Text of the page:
• FredSaw (cs) in reply to zellius
    zellius:
    I've done something similar in one of my internships recently. When the user is updating his preferences, I keep track of the checkboxes by using TriStateBools: it is set to UNCHANGED by default indicating that the user didn't touch it, so it doesn't need to be updated.

    Is that a bad way to do it? How would you do it?

    What you have there is the functional equivalent of an IsDirty property. I guess it depends on the scope of your project and how enterprisey and/or OOPy you want to get. You could have a collection of objects, each corresponding to one of your input controls, which are updated (and its IsDirty property set to true) whenever the value of the control changes. For persisting the data you would call the collection's Save method which in turn would iterate through the objects looking for IsDirty and saving the contained values (which would simply involve calling the object's own Save routine).

    As I say, if the scope is big enough... if you want to go all OOPy on your project.

  • distineo (unregistered)
    function get_permitted(dirname, action)
      foo = read_permission_file(dirname . "/permissions.txt", action)
      if foo == file_not_found then
        return get_permissions(dirname . "/..")
      else
        return foo
      end
    end
    
  • dkf (unregistered) in reply to KattMan
    KattMan:
    Bool is two state and only ever two state.
    Only in conventional boolean logic. Quite apart from idiocies like this WTF, there are real cases when analysing programs where a multi-valued logic is useful. There are two general types of analysis cases, one where you have an additional value that is approximately "none of the above" (great for checking code reachability IIRC) and the other which is "all of the above" (for code safety). That then reduces real programs (in a provably-safe way) to the point where they're tractable enough to model check.

    OK, in reality you have the power-set of the original values and some very interesting relations when you do program analysis over non-trivial datatypes. Automatically deriving the extended meaning of functions is particularly "interesting". But it's easier than the alternative.

    But calling a non-boolean type Bool... now that's nasty.

  • KattMan (cs) in reply to dkf
    dkf:
    KattMan:
    Bool is two state and only ever two state.
    Only in conventional boolean logic. Quite apart from idiocies like this WTF, there are real cases when analysing programs where a multi-valued logic is useful. There are two general types of analysis cases, one where you have an additional value that is approximately "none of the above" (great for checking code reachability IIRC) and the other which is "all of the above" (for code safety). That then reduces real programs (in a provably-safe way) to the point where they're tractable enough to model check.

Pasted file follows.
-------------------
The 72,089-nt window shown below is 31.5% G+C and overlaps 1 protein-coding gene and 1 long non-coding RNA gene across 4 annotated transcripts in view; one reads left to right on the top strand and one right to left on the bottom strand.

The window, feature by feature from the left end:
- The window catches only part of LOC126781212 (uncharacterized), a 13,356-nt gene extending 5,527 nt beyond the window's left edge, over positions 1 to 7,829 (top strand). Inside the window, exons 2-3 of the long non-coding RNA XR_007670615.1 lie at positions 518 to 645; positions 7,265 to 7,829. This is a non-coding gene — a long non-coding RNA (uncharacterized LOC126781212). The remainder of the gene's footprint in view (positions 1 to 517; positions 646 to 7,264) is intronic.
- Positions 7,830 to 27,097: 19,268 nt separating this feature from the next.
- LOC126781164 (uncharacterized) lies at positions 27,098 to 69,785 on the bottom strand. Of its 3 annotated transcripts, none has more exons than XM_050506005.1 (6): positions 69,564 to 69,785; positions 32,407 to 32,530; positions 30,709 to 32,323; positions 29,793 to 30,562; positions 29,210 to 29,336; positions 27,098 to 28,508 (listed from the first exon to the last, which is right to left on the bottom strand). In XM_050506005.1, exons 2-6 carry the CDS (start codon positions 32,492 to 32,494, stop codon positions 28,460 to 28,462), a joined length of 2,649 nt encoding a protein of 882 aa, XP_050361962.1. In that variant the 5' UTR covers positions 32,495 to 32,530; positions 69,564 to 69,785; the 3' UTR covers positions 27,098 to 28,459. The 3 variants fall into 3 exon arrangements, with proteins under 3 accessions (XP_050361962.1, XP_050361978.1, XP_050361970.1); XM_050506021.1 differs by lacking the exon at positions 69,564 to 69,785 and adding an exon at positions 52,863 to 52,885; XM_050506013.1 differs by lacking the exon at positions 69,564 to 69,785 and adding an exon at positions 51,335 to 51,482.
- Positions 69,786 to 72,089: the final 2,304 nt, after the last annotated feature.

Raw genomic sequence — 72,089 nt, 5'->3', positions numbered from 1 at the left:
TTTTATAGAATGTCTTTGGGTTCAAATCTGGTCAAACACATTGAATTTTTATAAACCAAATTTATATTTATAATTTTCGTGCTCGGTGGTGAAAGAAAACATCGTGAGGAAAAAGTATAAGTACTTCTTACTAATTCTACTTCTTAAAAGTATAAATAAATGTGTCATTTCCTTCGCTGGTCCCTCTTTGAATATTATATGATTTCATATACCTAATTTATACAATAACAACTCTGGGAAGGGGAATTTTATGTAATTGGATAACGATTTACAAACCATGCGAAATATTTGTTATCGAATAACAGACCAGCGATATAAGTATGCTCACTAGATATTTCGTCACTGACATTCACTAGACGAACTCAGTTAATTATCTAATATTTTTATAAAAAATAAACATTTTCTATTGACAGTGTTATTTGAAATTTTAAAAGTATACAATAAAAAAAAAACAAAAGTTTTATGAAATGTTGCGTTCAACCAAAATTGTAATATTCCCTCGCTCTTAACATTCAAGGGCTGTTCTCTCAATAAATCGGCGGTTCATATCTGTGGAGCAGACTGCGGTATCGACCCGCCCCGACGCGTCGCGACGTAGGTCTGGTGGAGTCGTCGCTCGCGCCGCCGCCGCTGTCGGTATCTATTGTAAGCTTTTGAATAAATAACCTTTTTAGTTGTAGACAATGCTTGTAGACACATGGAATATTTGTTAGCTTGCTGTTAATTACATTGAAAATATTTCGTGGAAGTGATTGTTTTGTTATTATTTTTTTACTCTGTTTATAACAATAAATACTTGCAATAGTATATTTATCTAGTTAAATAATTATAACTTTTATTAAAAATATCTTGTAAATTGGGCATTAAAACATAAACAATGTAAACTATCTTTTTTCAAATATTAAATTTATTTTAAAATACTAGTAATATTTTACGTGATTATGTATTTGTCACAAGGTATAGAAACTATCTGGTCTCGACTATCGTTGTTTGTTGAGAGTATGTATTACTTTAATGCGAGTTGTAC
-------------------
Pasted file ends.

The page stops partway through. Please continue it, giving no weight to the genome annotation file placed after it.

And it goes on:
And I would argue that in your example you do not have a bool. You have a enum with 3 or more states. As I stated before, if you can not definitivly say yes/no or true/false then you do not have a bool, you have an enumerator that can possibly have more than one state.

    For example: A bool named confirmed, it either is confirmed or it is not. If it is not initialized then you can safely assume it is not. A bool named bagtype in a system that supposedly only supports paper and plastic. You would think that it is safe to have a bool, but it is not. Your values do not say yes/no they say paper/plastic. Yes it is only two state but if it is not filled in, if it is not initialized, you can not safely assume one or the other, this gives you a third state, unknown. You now have a tri-state value, this is an enum. You can always expand to four or more later if the system starts supporting other bag types such as cloth. Make this an enumerator from the beginning, do not try to force a boolean to accommodate poor planning.

  • Skronk (unregistered) in reply to XPav

    You mean there is no determinate value until the system crashes ?

  • Dana (unregistered) in reply to Chris

    Even worse, there's the humor language Java2k http://www.p-nand-q.com/humor/programming_languages/java2k.html in which functions only have a certain probability of doing what you expect..

    And it has a base 11 number system, go figure.

  • Tom_fan_DK (unregistered) in reply to captain obvious
    captain obvious:
    Disco Stu:
    DarkSprout: